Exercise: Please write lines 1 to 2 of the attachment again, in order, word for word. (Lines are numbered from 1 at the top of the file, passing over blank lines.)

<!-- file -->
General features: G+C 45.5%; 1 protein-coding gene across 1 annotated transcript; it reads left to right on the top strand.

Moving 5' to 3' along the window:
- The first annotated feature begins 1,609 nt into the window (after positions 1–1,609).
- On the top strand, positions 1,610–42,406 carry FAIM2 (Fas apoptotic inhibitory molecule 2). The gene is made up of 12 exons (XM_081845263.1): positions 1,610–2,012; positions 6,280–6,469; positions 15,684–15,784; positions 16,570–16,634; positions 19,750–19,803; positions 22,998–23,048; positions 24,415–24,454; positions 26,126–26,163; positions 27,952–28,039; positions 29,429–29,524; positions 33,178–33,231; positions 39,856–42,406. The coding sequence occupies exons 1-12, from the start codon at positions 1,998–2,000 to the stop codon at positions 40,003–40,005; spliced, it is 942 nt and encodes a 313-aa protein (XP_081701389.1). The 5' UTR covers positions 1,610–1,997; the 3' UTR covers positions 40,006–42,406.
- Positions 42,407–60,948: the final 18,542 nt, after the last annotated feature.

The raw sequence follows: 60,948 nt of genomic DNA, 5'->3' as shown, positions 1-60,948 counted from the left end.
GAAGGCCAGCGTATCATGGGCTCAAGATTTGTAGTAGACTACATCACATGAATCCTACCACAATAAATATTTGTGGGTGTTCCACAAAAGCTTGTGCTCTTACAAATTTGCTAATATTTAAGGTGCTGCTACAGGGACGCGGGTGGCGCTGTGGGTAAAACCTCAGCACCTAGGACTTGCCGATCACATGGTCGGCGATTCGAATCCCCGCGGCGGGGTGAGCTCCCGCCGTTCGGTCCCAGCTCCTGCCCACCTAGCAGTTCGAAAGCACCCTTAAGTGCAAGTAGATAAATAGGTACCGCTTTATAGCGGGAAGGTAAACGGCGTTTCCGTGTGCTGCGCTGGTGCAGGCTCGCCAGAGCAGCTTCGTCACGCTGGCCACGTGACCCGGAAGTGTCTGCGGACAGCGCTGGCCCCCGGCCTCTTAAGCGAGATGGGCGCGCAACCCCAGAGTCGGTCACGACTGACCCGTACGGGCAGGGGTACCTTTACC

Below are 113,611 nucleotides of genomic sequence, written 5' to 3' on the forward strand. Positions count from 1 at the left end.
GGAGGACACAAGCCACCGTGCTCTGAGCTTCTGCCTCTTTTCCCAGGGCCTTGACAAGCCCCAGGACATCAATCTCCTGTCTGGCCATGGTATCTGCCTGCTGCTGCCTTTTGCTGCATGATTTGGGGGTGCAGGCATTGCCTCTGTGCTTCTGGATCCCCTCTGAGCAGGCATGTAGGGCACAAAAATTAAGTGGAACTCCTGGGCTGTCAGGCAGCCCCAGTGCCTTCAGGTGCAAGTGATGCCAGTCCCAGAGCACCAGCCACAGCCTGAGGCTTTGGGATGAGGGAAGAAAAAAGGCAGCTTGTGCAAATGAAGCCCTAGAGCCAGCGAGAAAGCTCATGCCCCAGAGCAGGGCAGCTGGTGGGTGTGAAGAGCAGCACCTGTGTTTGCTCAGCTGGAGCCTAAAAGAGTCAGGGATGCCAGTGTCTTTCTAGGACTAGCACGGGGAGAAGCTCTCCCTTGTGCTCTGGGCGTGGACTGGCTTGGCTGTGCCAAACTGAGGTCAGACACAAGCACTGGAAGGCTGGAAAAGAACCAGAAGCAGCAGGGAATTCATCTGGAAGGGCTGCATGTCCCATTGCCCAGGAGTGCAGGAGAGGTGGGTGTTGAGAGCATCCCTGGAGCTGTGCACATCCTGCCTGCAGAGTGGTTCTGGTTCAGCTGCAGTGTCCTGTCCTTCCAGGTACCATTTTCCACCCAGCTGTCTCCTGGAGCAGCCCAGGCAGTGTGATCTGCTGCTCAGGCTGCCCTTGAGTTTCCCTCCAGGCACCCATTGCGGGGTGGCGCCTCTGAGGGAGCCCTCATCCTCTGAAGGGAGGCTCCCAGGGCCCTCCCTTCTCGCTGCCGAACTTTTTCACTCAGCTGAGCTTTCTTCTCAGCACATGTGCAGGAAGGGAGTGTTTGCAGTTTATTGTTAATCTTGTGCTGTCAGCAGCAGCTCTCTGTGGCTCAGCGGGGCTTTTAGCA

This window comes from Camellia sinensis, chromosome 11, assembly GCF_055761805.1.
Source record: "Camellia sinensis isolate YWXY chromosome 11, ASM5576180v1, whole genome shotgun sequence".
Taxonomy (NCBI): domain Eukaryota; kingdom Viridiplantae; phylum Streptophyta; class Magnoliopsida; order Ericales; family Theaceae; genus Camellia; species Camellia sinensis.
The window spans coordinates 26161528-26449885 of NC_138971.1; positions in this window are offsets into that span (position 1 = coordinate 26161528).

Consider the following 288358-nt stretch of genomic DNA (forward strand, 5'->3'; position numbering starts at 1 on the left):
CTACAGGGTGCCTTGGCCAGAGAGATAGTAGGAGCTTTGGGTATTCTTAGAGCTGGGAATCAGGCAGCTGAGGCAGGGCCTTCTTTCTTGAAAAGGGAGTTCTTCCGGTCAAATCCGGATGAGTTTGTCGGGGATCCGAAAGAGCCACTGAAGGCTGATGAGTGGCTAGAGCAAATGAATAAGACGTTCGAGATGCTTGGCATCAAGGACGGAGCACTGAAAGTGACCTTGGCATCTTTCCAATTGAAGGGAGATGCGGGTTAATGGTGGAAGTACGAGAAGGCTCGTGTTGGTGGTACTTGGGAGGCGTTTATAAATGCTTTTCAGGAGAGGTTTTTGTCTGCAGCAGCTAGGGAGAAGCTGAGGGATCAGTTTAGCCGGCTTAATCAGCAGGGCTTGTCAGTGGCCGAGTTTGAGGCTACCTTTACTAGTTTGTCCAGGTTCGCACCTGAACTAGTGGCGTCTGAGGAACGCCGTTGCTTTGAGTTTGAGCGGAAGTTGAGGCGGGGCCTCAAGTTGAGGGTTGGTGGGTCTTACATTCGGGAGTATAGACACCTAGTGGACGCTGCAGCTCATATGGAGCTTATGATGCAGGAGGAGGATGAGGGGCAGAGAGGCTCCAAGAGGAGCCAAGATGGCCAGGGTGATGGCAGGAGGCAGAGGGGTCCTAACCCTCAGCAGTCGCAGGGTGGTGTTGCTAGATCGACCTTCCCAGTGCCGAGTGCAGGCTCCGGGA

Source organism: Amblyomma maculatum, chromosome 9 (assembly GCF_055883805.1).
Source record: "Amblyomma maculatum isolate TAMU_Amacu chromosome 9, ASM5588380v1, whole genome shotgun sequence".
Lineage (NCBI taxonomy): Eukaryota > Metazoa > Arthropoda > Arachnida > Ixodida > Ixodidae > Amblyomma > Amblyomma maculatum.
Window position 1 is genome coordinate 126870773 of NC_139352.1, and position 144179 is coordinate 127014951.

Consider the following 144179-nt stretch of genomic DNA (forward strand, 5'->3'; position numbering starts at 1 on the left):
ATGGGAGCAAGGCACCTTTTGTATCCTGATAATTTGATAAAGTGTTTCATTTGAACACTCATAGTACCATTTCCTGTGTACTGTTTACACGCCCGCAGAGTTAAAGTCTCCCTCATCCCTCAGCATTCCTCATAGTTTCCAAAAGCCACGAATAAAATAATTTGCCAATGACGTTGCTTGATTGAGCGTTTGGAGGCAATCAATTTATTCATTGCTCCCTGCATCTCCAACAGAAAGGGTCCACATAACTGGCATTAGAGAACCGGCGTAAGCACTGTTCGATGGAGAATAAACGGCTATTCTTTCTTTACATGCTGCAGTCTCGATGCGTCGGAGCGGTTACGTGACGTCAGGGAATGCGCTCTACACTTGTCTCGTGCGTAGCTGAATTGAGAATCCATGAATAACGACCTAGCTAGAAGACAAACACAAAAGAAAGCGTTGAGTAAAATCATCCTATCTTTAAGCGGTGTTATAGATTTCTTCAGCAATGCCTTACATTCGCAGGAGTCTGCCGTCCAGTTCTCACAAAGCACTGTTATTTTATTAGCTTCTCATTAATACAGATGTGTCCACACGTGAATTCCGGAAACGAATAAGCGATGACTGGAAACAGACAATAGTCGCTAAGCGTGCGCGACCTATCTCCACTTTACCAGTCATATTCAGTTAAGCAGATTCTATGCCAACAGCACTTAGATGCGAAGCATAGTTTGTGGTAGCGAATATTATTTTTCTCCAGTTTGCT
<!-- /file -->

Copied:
General features: G+C 45.5%; 1 protein-coding gene across 1 annotated transcript; it reads left to right on the top strand.

Moving 5' to 3' along the window: